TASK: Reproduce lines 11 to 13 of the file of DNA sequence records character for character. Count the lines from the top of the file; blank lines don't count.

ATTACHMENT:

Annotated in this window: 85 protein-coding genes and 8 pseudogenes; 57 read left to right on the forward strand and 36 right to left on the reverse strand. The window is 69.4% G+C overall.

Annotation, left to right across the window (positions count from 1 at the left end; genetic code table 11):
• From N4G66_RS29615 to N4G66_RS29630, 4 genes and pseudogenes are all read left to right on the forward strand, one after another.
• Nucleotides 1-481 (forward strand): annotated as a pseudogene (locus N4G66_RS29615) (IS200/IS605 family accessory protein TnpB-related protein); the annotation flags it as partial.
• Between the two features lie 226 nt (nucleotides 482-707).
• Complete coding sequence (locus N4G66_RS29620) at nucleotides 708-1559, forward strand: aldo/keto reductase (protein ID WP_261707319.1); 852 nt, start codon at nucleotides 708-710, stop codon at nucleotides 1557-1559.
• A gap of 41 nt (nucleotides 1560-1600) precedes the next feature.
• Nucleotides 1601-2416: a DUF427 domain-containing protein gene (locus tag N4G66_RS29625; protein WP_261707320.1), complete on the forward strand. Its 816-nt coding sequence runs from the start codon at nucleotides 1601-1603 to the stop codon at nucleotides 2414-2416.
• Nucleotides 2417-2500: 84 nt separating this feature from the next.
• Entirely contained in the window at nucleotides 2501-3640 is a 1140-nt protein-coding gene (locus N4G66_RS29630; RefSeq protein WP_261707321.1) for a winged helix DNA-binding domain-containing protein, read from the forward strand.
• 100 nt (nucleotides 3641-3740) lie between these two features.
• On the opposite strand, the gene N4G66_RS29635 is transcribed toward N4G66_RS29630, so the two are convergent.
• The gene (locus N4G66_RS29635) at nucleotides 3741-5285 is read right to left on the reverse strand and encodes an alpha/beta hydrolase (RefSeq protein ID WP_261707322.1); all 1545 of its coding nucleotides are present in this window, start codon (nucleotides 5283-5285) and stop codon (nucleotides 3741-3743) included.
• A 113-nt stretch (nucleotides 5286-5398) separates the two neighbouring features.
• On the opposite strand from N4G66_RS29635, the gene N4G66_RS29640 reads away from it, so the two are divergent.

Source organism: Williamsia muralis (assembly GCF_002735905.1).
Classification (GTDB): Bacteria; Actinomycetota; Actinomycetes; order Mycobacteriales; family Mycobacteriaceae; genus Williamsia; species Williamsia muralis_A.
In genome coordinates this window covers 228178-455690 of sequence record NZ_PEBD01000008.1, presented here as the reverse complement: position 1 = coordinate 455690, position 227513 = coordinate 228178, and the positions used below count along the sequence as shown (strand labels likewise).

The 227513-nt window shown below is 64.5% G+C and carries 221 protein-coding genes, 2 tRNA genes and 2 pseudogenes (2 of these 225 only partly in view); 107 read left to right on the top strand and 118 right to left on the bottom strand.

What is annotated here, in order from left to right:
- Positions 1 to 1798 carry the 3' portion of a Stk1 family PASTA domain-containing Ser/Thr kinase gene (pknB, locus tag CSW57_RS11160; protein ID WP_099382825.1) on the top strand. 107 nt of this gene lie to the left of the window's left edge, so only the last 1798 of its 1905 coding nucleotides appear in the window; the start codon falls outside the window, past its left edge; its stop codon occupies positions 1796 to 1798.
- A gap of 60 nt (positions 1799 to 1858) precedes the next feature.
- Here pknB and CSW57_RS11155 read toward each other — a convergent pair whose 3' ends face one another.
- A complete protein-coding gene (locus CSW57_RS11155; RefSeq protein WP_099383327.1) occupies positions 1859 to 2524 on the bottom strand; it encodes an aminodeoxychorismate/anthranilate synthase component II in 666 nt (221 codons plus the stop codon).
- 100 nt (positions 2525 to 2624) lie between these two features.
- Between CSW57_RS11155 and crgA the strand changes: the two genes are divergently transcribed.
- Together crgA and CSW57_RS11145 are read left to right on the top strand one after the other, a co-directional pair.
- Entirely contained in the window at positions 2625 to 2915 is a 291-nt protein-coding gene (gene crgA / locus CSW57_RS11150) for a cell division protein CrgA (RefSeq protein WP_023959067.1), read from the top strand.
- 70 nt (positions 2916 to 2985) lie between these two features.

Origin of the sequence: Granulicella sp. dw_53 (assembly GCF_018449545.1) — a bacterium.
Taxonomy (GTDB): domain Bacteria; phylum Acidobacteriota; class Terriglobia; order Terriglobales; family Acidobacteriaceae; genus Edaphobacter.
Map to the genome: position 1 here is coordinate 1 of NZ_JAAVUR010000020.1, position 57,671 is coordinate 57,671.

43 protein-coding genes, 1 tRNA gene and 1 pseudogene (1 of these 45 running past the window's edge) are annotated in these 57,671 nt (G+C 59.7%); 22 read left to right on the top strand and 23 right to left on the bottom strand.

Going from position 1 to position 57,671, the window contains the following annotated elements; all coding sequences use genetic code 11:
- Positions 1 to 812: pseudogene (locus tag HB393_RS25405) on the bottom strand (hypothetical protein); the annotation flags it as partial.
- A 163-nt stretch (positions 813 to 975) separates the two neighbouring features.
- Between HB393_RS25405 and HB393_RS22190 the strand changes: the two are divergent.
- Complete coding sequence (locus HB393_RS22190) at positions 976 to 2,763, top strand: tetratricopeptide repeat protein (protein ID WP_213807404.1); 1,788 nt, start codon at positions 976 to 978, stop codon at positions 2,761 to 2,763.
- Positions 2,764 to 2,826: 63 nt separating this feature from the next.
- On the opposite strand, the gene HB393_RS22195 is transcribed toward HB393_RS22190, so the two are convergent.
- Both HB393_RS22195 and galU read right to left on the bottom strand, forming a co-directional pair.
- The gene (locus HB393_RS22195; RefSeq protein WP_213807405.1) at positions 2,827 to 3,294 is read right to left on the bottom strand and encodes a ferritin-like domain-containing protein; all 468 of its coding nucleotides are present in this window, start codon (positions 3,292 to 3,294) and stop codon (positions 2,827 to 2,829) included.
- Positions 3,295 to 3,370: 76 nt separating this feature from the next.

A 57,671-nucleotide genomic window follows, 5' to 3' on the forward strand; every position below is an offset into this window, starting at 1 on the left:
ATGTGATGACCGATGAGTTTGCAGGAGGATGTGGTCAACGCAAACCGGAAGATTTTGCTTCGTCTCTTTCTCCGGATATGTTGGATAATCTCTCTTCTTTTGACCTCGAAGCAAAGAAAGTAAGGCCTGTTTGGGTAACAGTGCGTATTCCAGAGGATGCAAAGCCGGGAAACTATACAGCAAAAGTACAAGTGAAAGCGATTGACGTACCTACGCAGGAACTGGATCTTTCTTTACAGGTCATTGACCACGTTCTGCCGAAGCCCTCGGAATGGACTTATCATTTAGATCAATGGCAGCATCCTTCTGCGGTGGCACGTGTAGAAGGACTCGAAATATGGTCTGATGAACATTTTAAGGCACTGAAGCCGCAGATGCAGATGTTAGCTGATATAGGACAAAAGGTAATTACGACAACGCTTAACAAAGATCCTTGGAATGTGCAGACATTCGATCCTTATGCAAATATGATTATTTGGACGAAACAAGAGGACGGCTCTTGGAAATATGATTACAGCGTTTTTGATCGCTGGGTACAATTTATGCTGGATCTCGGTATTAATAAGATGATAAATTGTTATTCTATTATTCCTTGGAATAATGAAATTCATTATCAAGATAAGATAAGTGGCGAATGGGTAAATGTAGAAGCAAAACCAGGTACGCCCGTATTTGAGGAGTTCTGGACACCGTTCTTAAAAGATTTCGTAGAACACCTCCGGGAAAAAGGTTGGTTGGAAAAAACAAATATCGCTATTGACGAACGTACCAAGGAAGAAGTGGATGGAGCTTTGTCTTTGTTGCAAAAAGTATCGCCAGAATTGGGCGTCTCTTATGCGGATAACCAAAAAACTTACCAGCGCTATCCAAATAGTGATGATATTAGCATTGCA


• 100 nt (nucleotides 3641-3740) lie between these two features.
• On the opposite strand, the gene N4G66_RS29635 is transcribed toward N4G66_RS29630, so the two are convergent.
• The gene (locus N4G66_RS29635) at nucleotides 3741-5285 is read right to left on the reverse strand and encodes an alpha/beta hydrolase (RefSeq protein ID WP_261707322.1); all 1545 of its coding nucleotides are present in this window, start codon (nucleotides 5283-5285) and stop codon (nucleotides 3741-3743) included.